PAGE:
RMU's Anderson takes aim in NIT
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Robert Morris coach Andy Toole said he is getting close to where nothing surprises him about senior guard Karvel Anderson, including Anderson's 38 points as the Colonials beat St. John's in the first round of the NIT.
“I'm never really surprised, but I kind of appreciate it while it's going on, seeing what he's capable of doing,” Toole said. “Because some of the things he's done have been pretty remarkable and eye-catching.”
The 6-foot-2 Anderson was named Northeast Conference Player of the Year after leading a short-handed squad to the regular-season championship. RMU lost in the conference tournament finals but rebounded against St. John's on Tuesday as Anderson posted a career best. The Colonials play Belmont in Nashville, Tenn., in a second-round NIT game Friday.
Anderson is averaging 19.6 points a game and shooting 51.1 percent from the field. He ranks seventh nationally in 3-point field goal percentage (46.2), and no player above him has made more shots. Toole is lobbying for Anderson to join the 3-point competition during Final Four festivities.
“I think it would be fun to see where I stack up against the best shooters in the country,” Anderson said. “I'd love to do it.”
Anderson averaged 12.5 points last season after transferring from his third junior college. He played with an injured right (shooting) hand, the result of what he called a prior “bad” surgery and a lack of proper treatment. A second operation in May repaired the damage.
Anderson and junior forward Lucky Jones have picked up the scoring slack left by the departures of veterans Velton Jones, Russell Johnson and Coron Williams. Anderson wanted to prove he is more than a long-range bomber.
“I really disliked being labeled a catch-and-shoot 3-point shooter,” he said. “I felt that was disrespect to the hard work I've put into the rest of my game. Now I've been able to showcase it a little more.”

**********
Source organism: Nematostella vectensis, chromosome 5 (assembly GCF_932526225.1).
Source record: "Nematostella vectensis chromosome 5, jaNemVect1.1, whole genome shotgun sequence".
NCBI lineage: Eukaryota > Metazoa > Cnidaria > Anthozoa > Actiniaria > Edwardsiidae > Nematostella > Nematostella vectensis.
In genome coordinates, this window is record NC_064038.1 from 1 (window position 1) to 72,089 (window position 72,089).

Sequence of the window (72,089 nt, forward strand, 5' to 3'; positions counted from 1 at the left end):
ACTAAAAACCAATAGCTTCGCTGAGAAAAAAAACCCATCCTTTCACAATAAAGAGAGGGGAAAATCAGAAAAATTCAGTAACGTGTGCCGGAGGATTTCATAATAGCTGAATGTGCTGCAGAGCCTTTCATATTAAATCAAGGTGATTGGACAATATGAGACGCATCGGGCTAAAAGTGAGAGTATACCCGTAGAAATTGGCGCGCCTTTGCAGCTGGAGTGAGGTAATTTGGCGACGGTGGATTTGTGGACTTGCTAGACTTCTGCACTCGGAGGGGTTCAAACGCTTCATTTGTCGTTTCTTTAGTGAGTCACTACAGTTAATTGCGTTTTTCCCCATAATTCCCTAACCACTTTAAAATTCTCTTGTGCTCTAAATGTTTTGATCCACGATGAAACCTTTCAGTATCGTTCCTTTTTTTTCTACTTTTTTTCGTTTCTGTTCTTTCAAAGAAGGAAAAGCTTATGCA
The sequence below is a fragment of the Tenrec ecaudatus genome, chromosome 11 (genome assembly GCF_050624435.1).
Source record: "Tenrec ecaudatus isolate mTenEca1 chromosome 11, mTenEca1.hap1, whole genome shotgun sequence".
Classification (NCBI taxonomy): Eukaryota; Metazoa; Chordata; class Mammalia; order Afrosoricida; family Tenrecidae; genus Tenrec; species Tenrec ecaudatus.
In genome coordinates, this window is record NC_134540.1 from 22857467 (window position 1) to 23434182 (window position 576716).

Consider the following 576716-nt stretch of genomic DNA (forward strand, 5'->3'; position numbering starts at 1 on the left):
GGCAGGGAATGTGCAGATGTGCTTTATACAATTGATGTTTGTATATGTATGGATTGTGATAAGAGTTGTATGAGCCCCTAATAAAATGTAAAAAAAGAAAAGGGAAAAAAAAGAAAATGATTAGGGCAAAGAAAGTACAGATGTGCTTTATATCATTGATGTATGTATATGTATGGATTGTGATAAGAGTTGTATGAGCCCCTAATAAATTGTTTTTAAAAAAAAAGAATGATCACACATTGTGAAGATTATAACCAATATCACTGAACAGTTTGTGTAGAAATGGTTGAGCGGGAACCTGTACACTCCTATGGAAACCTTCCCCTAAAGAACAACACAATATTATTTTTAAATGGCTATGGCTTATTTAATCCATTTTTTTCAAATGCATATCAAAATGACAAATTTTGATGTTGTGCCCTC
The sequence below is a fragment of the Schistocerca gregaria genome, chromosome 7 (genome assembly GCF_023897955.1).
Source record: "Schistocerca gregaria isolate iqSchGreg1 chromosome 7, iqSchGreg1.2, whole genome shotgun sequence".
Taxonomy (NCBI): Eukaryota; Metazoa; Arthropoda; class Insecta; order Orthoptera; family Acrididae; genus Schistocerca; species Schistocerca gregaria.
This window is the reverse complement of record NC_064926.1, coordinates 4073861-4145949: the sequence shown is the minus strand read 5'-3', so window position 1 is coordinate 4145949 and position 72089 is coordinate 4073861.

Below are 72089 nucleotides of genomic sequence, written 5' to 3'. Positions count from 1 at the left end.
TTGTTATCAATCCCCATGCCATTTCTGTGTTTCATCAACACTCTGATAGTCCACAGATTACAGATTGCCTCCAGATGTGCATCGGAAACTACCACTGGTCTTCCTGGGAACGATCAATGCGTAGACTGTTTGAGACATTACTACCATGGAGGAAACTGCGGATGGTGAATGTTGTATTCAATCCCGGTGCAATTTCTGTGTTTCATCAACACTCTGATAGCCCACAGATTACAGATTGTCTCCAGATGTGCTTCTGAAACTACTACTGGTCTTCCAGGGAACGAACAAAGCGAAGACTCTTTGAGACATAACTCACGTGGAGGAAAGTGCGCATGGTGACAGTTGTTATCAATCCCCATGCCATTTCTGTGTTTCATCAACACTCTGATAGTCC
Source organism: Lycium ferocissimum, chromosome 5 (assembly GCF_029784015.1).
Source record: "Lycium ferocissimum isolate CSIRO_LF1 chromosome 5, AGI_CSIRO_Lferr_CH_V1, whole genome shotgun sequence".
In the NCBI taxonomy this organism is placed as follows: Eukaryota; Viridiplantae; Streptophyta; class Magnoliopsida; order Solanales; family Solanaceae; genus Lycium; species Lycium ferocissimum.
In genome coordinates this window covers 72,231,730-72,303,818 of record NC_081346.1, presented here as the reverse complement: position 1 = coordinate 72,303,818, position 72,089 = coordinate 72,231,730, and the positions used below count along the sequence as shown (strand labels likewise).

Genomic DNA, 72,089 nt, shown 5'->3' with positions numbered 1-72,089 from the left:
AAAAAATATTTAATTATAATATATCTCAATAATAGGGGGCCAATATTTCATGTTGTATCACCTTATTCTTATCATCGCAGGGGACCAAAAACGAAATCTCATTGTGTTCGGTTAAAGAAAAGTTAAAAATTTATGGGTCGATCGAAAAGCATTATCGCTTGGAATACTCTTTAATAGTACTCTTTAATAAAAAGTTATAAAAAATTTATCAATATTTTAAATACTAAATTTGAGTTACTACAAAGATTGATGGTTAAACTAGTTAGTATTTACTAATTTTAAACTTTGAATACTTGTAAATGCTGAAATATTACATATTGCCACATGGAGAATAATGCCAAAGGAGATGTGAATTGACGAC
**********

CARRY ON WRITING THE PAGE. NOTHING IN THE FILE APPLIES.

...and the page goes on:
Said Toole, “His ability to make shots is incredible, whether they're guarded, whether they're open, whether they're off the dribble, off the catch, whether they're in transition or the open court. I mean, at all times, you think the ball's going in.
The story of Anderson's troubled life — which includes a brief period of homelessness — while growing up in Elkhart, Ind., has been well documented. Anderson at this point would prefer to discuss basketball. Toole understands the impact of Anderson's background but said it does not explain everything about him.
Anderson's extraordinary confidence, for example, “comes (from) being in the gym,” Toole said. “It doesn't matter if you come from a mansion or live under a bridge. If you're not shooting shot after shot after shot, seeing the ball go in and go in, from every possible angle, off every possible situation, with all different types of footwork, you're not going to have it.”
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